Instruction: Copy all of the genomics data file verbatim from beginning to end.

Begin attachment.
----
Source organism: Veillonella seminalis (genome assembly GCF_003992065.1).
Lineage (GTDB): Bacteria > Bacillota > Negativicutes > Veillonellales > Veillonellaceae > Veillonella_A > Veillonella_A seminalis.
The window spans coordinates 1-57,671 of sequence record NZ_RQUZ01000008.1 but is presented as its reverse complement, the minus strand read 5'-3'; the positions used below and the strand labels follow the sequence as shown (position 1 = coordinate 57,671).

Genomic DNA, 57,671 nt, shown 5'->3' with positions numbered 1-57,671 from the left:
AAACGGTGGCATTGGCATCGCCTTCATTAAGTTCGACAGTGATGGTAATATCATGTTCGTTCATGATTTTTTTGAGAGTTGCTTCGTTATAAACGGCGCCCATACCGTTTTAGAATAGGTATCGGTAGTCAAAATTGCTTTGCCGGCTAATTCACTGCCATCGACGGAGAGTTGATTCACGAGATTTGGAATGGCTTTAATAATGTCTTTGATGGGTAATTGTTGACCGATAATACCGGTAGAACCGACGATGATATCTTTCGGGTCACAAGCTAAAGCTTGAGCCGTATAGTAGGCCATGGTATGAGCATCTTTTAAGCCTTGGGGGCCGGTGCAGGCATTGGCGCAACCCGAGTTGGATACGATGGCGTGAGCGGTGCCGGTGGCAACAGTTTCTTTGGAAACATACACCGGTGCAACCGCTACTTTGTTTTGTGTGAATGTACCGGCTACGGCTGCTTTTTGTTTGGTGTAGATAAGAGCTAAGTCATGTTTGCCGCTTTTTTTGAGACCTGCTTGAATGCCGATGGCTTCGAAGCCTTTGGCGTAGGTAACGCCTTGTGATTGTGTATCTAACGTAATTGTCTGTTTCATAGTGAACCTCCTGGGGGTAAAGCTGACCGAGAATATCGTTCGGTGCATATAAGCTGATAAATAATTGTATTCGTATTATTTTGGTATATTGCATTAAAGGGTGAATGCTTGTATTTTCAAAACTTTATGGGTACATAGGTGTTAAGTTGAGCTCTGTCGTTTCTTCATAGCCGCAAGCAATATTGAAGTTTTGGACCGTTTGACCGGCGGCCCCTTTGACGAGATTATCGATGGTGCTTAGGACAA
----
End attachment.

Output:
Source organism: Veillonella seminalis (genome assembly GCF_003992065.1).
Lineage (GTDB): Bacteria > Bacillota > Negativicutes > Veillonellales > Veillonellaceae > Veillonella_A > Veillonella_A seminalis.
The window spans coordinates 1-57,671 of sequence record NZ_RQUZ01000008.1 but is presented as its reverse complement, the minus strand read 5'-3'; the positions used below and the strand labels follow the sequence as shown (position 1 = coordinate 57,671).

Genomic DNA, 57,671 nt, shown 5'->3' with positions numbered 1-57,671 from the left:
AAACGGTGGCATTGGCATCGCCTTCATTAAGTTCGACAGTGATGGTAATATCATGTTCGTTCATGATTTTTTTGAGAGTTGCTTCGTTATAAACGGCGCCCATACCGTTTTAGAATAGGTATCGGTAGTCAAAATTGCTTTGCCGGCTAATTCACTGCCATCGACGGAGAGTTGATTCACGAGATTTGGAATGGCTTTAATAATGTCTTTGATGGGTAATTGTTGACCGATAATACCGGTAGAACCGACGATGATATCTTTCGGGTCACAAGCTAAAGCTTGAGCCGTATAGTAGGCCATGGTATGAGCATCTTTTAAGCCTTGGGGGCCGGTGCAGGCATTGGCGCAACCCGAGTTGGATACGATGGCGTGAGCGGTGCCGGTGGCAACAGTTTCTTTGGAAACATACACCGGTGCAACCGCTACTTTGTTTTGTGTGAATGTACCGGCTACGGCTGCTTTTTGTTTGGTGTAGATAAGAGCTAAGTCATGTTTGCCGCTTTTTTTGAGACCTGCTTGAATGCCGATGGCTTCGAAGCCTTTGGCGTAGGTAACGCCTTGTGATTGTGTATCTAACGTAATTGTCTGTTTCATAGTGAACCTCCTGGGGGTAAAGCTGACCGAGAATATCGTTCGGTGCATATAAGCTGATAAATAATTGTATTCGTATTATTTTGGTATATTGCATTAAAGGGTGAATGCTTGTATTTTCAAAACTTTATGGGTACATAGGTGTTAAGTTGAGCTCTGTCGTTTCTTCATAGCCGCAAGCAATATTGAAGTTTTGGACCGTTTGACCGGCGGCCCCTTTGACGAGATTATCGATGGTGCTTAGGACAA